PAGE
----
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This article offers step-by-step instructions for nine insight meditation exercises, as well as a detailed explanation of mindful eating, hints on dealing with problems such as wandering mind, sleepiness, disturbing mental images, unpleasant emotions, and more. If you can watch your abdomen rising and falling one time, you can practice insight meditation.
If meditation seems very difficult or you lack self-discipline, try this strategy: decide you will meditate just one minute per day. Put your hand in your lap, noting "placing." Now you are back in the original meditation posture. Here we'll describe how to change from sitting to standing in a step-by-step manner, enabling you to maintain mindfulness. Once the body is upright you should observe the standing posture for a few moments, noting "standing." This means to focus awareness on the position or shape of the body, being aware of how it feels. Since mindfulness sometimes gets "bored" or slows down when observing the same object for a long time (especially during a meditation retreat), changing to another primary meditation object can help mindfulness maintain strength and continuity. In this exercise your attention switches back and forth between two primary meditation objects. Although vipassana is a very simple method, many aspects of meditation only become clear by actually doing it.
If you want to meditate longer than an hour, it is best to alternate this exercise with walking meditation. It doesn't matter whether a thought is good or bad, pleasant or unpleasant; the conventional meaning is irrelevant in meditation.
If you are sitting, get up and practice walking meditation or do the hand motions exercise. For example, you might repeat the word "Buddho," or another mantra (a mantra is a special word or phrase repeated aloud and focused on in concentration meditation). In the context of vipassana meditation, some mental forms are "real," such as the intention to move the body, or a feeling of aversion or desire.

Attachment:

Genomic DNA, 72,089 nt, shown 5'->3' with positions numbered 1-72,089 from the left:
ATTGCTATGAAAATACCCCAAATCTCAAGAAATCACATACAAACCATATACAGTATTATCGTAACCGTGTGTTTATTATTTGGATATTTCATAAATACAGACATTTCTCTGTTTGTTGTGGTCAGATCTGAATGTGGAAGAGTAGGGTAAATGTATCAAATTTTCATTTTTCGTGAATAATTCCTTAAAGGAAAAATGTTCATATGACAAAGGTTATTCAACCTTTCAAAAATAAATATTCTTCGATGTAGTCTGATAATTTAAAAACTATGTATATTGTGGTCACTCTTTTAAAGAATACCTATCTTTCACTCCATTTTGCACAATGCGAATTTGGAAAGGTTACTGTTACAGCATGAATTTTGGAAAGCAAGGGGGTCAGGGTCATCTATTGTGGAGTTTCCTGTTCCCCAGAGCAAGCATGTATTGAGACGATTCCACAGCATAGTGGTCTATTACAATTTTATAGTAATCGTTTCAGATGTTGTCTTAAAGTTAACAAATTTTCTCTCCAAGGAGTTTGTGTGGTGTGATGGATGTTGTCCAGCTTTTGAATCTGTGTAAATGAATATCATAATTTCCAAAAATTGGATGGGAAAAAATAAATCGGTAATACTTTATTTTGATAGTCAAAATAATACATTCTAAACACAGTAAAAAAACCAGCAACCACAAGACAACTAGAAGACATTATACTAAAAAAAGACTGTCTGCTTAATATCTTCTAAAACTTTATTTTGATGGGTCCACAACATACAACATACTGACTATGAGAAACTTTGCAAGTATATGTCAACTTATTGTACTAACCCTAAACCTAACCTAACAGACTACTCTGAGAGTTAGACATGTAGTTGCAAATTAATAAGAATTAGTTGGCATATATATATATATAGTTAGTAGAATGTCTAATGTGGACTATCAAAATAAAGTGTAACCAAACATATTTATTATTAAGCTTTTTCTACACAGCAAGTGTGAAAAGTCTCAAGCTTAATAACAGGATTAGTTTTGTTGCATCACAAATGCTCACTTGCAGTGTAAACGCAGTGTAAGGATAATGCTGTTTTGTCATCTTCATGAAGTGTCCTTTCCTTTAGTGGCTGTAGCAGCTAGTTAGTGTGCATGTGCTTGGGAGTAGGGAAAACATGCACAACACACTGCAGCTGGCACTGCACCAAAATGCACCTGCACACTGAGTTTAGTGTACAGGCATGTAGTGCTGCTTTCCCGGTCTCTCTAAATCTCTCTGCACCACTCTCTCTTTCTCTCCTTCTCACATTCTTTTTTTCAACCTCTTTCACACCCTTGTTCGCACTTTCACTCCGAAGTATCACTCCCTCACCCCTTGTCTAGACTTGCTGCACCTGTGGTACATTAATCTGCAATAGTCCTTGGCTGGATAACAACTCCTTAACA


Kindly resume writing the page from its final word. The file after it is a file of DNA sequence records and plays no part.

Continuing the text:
But again, we need to understand how to focus from moment to moment during vipassana practice.
You can use your own words, but the spirit of the aspiration should be something like this: "By this practice of insight meditation may I reach the end of suffering.
The practice of mental noting helps keep the mind on the meditation object and prevents you from getting distracted. Then thoughts will get stirred up—distracting, delusive thoughts about how difficult or boring meditation is. But even if you don't end up meditating longer, keep practicing one minute every day, without exception, and your attitude will gradually change. Whether good or bad in conventional terms, all objects are treated equally during meditation practice.
Soon those thoughts will force you to stand up and walk away from the cushion without having finished your meditation session. All we need to do is label the event with an appropriate mental note, such as "memory," "planning," or "imagining," and lightly bring the mind back to the main meditation object.
During a single meditation session mindfulness may jump back and forth from one object to another many times. Although these Buddhist meditation exercises come from the traditions of the Burmese teacher Mahasi Sayadaw and the Thai teacher Chao Khun Bhavanapirama Thera, you don't have to be a Buddhist to practice them.